Big brother is alive and well in Britain it seems after new data revealed that men and women in the UK are placed under more surveillance than those living in countries such as Russia, Serbia and Uganda.

Facebook has published its first Transparency Report which tracks the amount of requests for personal data that the governments demand about their citizens in the first 6 months of this year.

Unsurprisingly, the US – home of the NSA – topped the list and asked for data on over 21,000 users. India came second and requested data on 4,144 users, while Britain demanded the details of 2,337 users.

However, Facebook claim that not all of these requests were granted. The tech giant, which itself has been involved in surveillance rows, claimed that it only handed over information in 79 per cent of US requests, half of India’s requests and 69 per cent of the demands from the UK.

Colin Stretch, Facebook General Counsel said in the report: “We believe this process protects the data of the people who use our service, and requires governments to meet a very high legal bar with each individual request in order to receive any information about any of our users.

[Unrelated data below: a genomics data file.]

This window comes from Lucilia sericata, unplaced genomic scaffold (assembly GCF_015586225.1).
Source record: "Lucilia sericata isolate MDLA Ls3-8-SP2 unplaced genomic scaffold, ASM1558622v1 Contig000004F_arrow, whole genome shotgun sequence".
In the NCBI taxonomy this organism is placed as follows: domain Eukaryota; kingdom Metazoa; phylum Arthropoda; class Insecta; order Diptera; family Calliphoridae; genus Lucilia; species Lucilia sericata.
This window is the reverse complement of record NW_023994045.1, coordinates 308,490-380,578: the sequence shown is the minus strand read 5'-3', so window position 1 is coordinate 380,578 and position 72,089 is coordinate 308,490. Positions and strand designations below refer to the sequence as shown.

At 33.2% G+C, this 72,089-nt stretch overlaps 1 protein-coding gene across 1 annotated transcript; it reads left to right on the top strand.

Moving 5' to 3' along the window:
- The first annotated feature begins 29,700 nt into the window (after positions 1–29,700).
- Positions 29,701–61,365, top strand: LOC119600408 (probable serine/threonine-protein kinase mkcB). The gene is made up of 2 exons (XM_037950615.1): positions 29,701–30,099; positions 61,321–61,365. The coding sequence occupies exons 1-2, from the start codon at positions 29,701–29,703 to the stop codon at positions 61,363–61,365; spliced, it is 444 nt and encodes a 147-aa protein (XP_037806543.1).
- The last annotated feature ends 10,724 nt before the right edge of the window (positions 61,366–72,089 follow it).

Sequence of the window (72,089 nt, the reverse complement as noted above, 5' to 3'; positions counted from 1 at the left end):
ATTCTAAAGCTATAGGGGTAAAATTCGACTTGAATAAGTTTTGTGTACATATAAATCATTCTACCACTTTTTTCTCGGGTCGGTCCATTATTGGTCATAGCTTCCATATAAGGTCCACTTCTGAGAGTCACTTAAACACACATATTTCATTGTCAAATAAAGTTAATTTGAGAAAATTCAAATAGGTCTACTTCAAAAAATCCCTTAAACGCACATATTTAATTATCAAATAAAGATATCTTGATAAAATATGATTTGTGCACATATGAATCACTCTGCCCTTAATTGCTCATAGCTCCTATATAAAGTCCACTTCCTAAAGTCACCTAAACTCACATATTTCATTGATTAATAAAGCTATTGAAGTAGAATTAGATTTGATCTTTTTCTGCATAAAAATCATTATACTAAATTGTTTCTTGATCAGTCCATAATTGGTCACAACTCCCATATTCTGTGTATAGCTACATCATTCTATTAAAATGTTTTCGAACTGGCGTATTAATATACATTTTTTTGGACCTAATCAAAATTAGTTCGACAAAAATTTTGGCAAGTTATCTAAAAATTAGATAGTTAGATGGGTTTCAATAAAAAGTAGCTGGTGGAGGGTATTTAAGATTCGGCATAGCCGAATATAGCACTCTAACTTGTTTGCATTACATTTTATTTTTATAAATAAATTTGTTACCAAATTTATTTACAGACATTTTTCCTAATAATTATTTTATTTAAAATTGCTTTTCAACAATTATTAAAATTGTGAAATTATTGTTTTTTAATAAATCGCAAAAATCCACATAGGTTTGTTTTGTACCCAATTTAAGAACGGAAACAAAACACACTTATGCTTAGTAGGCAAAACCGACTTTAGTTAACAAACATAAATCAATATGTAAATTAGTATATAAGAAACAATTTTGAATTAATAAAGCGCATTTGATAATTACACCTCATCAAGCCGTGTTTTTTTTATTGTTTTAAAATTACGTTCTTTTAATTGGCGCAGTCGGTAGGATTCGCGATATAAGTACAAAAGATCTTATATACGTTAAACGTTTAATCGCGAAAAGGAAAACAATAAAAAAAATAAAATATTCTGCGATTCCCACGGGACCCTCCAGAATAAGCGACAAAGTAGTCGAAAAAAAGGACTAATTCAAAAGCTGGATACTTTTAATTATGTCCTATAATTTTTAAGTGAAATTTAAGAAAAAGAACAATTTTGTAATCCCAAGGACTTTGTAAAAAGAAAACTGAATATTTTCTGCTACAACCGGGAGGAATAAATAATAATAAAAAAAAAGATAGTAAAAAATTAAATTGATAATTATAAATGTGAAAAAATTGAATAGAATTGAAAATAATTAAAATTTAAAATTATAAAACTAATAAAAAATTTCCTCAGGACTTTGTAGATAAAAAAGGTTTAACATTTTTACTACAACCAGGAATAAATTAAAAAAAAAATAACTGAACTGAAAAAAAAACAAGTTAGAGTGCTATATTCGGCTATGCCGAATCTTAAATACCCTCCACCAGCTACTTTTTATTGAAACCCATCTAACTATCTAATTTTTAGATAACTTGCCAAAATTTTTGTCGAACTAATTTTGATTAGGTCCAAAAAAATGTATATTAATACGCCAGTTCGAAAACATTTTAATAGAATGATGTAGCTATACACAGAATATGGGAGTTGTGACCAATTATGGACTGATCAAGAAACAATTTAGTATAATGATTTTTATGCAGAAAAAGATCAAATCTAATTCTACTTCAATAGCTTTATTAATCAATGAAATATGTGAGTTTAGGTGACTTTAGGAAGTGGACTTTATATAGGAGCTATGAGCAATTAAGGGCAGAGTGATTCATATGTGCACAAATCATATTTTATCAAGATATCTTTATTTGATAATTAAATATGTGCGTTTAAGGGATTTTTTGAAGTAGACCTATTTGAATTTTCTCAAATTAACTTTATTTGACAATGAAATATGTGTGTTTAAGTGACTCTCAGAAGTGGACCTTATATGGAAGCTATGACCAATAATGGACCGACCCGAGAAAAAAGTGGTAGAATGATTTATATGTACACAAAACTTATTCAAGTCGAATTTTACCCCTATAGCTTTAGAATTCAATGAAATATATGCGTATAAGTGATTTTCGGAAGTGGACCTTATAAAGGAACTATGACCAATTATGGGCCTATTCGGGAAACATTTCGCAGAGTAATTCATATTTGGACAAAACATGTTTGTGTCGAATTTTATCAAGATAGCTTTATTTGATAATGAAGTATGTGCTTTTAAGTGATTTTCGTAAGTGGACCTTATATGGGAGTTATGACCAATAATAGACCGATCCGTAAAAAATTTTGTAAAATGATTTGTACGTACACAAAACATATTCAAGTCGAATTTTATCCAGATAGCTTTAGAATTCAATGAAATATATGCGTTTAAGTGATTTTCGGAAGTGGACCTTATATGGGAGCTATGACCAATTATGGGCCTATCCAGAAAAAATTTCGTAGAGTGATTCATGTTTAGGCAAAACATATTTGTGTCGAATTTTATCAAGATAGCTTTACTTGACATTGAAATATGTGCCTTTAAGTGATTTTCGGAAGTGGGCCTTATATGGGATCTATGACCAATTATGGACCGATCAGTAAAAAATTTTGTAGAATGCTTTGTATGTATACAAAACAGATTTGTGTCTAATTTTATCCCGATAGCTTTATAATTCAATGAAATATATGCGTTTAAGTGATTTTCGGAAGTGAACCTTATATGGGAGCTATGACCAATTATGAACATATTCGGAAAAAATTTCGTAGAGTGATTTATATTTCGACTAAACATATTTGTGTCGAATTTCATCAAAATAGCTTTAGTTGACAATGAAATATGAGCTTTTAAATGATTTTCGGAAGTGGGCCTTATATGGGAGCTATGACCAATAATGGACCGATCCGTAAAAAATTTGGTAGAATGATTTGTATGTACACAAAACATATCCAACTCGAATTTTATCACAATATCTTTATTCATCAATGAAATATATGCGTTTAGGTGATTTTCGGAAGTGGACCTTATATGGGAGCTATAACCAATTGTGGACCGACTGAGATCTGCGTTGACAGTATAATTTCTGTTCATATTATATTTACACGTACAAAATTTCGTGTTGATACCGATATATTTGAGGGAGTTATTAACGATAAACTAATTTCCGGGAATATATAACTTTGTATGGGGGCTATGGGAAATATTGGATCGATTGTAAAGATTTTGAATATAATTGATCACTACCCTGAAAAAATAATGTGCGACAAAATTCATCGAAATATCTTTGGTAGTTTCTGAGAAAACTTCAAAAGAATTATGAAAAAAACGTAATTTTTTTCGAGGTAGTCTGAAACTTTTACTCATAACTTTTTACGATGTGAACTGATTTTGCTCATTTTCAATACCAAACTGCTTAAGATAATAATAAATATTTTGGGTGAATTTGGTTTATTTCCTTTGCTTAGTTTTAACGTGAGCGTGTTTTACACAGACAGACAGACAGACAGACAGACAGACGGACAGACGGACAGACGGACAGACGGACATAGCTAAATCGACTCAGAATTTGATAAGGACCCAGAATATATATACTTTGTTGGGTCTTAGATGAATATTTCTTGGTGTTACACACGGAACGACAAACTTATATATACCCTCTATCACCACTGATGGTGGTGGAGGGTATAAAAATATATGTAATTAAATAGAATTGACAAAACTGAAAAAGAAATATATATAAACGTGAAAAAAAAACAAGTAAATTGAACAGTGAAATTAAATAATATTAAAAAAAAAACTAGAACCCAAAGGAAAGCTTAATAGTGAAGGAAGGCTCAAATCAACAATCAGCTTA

“We fight many of these requests, pushing back when we find legal deficiencies and narrowing the scope of overly broad or vague requests.”

The governments in Bulgaria, Cambodia, Bangladesh and Japan made the lowest number of requests with a total of just one request being made in each of those respective countries, over the last 6 months.

Surprisingly, Russia – which is thought to be a dictatorship in all but name by many people – made just one data request from the social media corporation.

Nick Pickles, director of privacy watchdog Big Brother Watch said that the findings unveiled in the report are a cause for concern.

He said: “It is absurd that we learn more about Government surveillance from Microsoft, Google and Facebook than our own authorities. It is particularly concerning that 32 per cent of requests did not result in any data being provided, yet in theory these requests had been signed off as ‘necessary and proportionate’ by the police force making the request.

“Given recent debate about both the police’s ability to access data and the scale of surveillance being carried out by intelligence agencies, transparency is the only way to ensure that Parliament can make an informed choice about new legislation and the public can have confidence powers are being used properly.”

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